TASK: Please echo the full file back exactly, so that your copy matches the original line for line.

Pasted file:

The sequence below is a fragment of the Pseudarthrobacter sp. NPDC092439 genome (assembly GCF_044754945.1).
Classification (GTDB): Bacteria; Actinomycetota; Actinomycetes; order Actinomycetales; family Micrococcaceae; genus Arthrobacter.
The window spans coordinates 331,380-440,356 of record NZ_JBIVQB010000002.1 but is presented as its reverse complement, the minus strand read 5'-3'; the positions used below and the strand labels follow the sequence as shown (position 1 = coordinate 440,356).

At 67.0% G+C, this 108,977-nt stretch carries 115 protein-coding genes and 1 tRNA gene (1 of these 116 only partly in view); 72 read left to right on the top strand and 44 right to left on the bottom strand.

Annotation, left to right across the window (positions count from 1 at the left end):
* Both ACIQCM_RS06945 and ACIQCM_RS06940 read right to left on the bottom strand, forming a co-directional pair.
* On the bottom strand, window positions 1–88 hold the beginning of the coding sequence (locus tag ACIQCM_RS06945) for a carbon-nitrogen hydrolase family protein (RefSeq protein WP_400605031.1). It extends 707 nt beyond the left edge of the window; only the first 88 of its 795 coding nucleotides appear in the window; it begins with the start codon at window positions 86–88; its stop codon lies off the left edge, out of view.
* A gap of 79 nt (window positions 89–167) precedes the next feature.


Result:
The sequence below is a fragment of the Pseudarthrobacter sp. NPDC092439 genome (assembly GCF_044754945.1).
Classification (GTDB): Bacteria; Actinomycetota; Actinomycetes; order Actinomycetales; family Micrococcaceae; genus Arthrobacter.
The window spans coordinates 331,380-440,356 of record NZ_JBIVQB010000002.1 but is presented as its reverse complement, the minus strand read 5'-3'; the positions used below and the strand labels follow the sequence as shown (position 1 = coordinate 440,356).

At 67.0% G+C, this 108,977-nt stretch carries 115 protein-coding genes and 1 tRNA gene (1 of these 116 only partly in view); 72 read left to right on the top strand and 44 right to left on the bottom strand.

Annotation, left to right across the window (positions count from 1 at the left end):
* Both ACIQCM_RS06945 and ACIQCM_RS06940 read right to left on the bottom strand, forming a co-directional pair.
* On the bottom strand, window positions 1–88 hold the beginning of the coding sequence (locus tag ACIQCM_RS06945) for a carbon-nitrogen hydrolase family protein (RefSeq protein WP_400605031.1). It extends 707 nt beyond the left edge of the window; only the first 88 of its 795 coding nucleotides appear in the window; it begins with the start codon at window positions 86–88; its stop codon lies off the left edge, out of view.
* A gap of 79 nt (window positions 89–167) precedes the next feature.